Sunday, March 26, 2006

Be prepared


Naturally, I don't have to say anything about the genius of North by Northwest. It's a truism of modern culture-vulturehood that it is a work of genius, so it would be interesting for me to get all controversial on yo' asses and contest this assessment. Only that would be insane. Of course it's a work of genius.

This here is just a wee fragment of worship for Cary Grant and his everyman alter-ego, Roger O-stands-for-nothing Thornhill.

Late in the movie, Thornhill has learned that The Icy Heroine (the gorgeously attired Eva Marie Saint) is going to be leaving the country with The Villain (James Mason, usurped as the world's greatest and most paradigmatic bad dude only by Basil Rathbone). Right now, Mr Thornhill is in a hospital room with the CIA man who's been masterminding the whole thing that got him ensnared in the first place.

He's playing along with the government man, innocence smoothing the lines in his immaculate tan. He casually and efficiently gets into the new set of clothes he's been brought. Even more causally still, he gets rid of his chaperone on a pretext (he asks for a quart of scotch. Only in 1959!).

Quick! Now's his chance! He grabs the first new shoe from the box, pulls it on without bothering with the laces, hopping up and down on one leg. On with the second shoe, smacking the heels against the hospital linoleum.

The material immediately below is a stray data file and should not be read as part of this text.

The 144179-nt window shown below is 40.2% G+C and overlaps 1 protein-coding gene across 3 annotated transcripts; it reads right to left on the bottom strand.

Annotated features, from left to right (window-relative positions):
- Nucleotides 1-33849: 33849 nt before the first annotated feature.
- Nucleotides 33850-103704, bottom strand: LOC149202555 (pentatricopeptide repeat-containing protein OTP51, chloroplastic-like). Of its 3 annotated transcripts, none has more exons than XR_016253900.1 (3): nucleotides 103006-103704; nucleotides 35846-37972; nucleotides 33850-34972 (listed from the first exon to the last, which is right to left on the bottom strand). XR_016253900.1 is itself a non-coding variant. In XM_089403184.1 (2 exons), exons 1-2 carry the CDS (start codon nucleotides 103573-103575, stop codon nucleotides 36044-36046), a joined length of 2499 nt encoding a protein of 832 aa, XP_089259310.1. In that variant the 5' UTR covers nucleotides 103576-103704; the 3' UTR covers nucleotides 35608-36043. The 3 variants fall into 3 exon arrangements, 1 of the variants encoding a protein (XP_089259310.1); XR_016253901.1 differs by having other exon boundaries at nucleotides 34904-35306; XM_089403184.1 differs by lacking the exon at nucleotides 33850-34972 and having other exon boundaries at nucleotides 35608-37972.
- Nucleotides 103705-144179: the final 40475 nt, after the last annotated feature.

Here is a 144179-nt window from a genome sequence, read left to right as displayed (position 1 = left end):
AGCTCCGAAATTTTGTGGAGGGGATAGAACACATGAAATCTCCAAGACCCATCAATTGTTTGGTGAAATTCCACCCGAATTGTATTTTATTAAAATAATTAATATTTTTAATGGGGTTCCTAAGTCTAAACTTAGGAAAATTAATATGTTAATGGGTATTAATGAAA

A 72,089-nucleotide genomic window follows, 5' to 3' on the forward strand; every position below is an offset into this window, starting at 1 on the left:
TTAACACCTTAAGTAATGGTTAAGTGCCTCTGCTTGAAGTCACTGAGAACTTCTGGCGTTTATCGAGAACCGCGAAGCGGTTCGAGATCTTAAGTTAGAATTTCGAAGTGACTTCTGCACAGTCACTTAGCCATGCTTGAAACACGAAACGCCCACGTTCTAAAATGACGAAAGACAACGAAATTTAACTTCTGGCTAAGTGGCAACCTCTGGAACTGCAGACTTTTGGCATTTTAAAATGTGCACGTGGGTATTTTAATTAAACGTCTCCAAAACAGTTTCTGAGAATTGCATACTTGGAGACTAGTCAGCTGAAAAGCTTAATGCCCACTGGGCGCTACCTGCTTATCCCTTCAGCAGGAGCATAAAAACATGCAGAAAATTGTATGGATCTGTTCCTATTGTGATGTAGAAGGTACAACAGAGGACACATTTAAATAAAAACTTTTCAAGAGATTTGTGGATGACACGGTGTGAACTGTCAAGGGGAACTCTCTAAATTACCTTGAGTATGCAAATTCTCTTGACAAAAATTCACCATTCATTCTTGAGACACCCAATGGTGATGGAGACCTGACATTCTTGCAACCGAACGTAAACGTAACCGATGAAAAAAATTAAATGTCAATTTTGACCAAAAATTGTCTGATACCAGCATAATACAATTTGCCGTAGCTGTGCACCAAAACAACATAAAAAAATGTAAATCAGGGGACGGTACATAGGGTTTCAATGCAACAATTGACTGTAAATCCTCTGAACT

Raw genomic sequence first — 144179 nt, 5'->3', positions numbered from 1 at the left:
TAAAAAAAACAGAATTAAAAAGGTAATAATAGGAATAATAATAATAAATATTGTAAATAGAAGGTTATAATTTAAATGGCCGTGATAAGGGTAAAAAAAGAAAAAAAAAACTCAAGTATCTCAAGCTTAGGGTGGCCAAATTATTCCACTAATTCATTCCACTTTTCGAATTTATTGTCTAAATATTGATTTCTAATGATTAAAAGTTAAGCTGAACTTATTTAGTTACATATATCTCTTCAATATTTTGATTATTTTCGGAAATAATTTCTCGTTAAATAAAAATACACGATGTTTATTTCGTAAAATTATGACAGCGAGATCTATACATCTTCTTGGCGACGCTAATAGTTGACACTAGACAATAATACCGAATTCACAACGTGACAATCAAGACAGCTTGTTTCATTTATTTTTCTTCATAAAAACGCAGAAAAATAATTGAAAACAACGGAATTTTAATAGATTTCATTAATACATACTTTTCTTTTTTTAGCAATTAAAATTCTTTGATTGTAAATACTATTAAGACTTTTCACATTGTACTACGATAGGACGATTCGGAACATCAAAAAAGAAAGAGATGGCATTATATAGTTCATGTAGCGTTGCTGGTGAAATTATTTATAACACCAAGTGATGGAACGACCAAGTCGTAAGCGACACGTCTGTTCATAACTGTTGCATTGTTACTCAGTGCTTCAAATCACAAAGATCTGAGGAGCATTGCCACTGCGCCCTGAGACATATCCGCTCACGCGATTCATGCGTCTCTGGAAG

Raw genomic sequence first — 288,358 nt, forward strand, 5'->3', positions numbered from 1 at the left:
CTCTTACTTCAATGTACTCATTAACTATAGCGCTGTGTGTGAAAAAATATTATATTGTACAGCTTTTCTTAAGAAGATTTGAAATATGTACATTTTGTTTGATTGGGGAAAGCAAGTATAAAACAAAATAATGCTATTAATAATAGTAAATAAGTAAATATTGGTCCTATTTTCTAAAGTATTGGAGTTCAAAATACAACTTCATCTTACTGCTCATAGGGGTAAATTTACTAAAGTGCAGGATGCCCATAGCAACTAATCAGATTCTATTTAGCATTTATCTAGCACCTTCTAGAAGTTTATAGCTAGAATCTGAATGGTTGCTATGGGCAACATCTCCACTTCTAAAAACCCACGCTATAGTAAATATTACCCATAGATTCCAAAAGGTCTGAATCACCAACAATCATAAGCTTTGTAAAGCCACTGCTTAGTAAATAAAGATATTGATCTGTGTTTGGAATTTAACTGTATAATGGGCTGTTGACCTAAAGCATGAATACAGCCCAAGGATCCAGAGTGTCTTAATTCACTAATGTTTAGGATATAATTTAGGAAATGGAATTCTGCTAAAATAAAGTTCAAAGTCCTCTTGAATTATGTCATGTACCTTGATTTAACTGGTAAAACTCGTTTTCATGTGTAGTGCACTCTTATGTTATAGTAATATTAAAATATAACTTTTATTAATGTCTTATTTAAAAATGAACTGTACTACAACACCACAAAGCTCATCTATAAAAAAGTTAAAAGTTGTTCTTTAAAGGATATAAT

And is he out the window the second his shoes are on? Is he hell.

He picks up a white handkerchief, folds it, and puts it in his trouser pocket. Now out the window.

Oh, yeah. That's what I call a man.

4 comments:

Mrs X said...

In his "N by N-W" (Themes out of School, 1981), Stanley Cavell comments on Cary Grant's face (and hero status) by comparing it with the Mount Rushmore Memorial. It all starts with Hitchcock's dissolve from Grant who's trying to shave with Eve Kendall's mini-razor, to the Big Faces of the Memorial. Supreme. Unmissable.

Tom Bozzo said...

I appreciate this appreciation, Xtin.

I also would envy ROT for his encyclopedic knowledge of gratuities and his ability to at least feign an afternoon's work after multiple-martini lunches.

Xtin said...

Stanley Cavell is also a real man, no doubt about it. And Tom? You've got that professional-with-martinis demeanour down to a ... well, T.

Scrivener said...

I appreciate not only the appreciation for N by N-W, but also for Stanley Cavell. Cavell is an absolute favorite of mine, in fact. About a year ago, I made friends with an Aussie blogger because she and I were the only ones who listed Cavell in our Blogger profiles.

I love that essay in themes out of school, too. Every time I watch the movie, I think about that scene where the drone of the airplane engines drown out the conversation.